Tree (data structure)

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Trees are one of the fundamental data structures of computer science, along with the array, the index, and the look-up table. The primary distinguishing feature of a tree data structure is that it is an inverted tree shape (if relatively balanced) when represented as a drawing.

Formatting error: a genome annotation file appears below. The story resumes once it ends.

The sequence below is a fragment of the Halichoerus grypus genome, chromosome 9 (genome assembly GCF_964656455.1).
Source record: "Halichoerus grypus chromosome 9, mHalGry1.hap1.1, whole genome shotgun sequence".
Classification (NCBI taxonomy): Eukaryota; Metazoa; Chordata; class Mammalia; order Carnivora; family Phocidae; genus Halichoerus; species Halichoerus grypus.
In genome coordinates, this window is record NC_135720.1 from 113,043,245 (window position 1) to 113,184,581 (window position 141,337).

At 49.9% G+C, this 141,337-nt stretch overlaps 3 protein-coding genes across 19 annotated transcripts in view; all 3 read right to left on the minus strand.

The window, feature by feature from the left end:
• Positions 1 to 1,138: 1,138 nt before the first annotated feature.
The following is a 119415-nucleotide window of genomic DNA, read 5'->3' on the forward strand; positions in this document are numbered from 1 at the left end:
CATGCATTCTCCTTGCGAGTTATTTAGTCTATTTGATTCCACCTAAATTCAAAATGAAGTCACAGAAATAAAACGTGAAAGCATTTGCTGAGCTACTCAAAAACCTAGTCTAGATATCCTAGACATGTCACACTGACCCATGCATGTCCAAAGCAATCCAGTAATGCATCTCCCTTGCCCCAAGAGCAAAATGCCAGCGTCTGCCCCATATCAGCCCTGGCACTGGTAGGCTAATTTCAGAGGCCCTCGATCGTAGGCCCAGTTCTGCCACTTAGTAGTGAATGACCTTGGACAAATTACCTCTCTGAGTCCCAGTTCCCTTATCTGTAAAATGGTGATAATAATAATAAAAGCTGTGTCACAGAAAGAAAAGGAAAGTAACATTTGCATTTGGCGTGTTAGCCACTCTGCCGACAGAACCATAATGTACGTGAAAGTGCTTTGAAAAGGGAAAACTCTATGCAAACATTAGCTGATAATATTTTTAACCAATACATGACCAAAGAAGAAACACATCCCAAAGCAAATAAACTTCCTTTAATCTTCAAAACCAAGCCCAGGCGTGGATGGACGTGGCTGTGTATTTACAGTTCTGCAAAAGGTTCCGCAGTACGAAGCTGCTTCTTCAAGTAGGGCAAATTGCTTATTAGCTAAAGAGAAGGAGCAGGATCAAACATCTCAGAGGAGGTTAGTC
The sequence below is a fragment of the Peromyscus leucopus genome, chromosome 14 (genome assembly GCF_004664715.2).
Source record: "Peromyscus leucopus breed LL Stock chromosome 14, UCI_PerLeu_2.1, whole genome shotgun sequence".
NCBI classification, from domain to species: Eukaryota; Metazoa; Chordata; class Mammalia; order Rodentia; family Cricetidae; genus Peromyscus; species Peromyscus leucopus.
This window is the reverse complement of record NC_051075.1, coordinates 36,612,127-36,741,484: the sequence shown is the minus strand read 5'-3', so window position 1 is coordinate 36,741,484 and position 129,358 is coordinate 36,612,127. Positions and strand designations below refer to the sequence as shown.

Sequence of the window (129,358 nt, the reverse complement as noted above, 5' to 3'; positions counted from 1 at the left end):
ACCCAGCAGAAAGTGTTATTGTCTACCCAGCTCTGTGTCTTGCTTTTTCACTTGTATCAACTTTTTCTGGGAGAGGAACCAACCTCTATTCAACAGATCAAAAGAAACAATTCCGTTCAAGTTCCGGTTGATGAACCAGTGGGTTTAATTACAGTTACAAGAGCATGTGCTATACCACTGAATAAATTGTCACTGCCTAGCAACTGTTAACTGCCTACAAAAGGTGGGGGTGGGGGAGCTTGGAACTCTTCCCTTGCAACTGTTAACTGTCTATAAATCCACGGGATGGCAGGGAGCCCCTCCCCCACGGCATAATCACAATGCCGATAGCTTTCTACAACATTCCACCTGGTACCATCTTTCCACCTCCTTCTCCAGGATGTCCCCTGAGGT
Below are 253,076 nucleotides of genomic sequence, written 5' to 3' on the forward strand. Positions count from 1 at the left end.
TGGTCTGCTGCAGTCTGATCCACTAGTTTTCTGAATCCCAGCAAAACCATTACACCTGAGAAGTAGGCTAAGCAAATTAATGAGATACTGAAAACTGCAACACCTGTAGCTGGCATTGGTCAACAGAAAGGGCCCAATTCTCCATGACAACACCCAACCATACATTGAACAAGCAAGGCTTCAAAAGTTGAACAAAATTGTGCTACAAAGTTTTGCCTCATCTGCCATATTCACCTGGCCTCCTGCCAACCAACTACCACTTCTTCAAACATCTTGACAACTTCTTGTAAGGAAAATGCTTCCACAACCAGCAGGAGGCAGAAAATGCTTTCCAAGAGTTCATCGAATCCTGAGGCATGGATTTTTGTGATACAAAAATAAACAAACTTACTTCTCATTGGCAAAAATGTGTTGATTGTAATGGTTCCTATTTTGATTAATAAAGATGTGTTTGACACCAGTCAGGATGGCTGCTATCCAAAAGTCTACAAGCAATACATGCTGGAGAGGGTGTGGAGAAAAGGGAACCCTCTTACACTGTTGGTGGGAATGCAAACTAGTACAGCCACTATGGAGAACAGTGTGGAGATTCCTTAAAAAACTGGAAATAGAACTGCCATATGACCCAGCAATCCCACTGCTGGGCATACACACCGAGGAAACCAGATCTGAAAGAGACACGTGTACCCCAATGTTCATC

All tree structures contain nodes which contain data, and links from the node to other nodes. The relative position of the nodes to each other based on the links means that the tree's data can be retrieved in an ordered fashion if the proper traversal method is used. A node whose links don't point to any other nodes is called a leaf, or terminal, node. The depth of a node is the number of levels between that node and the root node. Within a given tree, the number of maximum links from each node is consistent. A tree with two links from each node is called a B2, or Binary tree. A tree with three links from each node is a B3 tree. One with four links from each node is a B4 tree, and so on.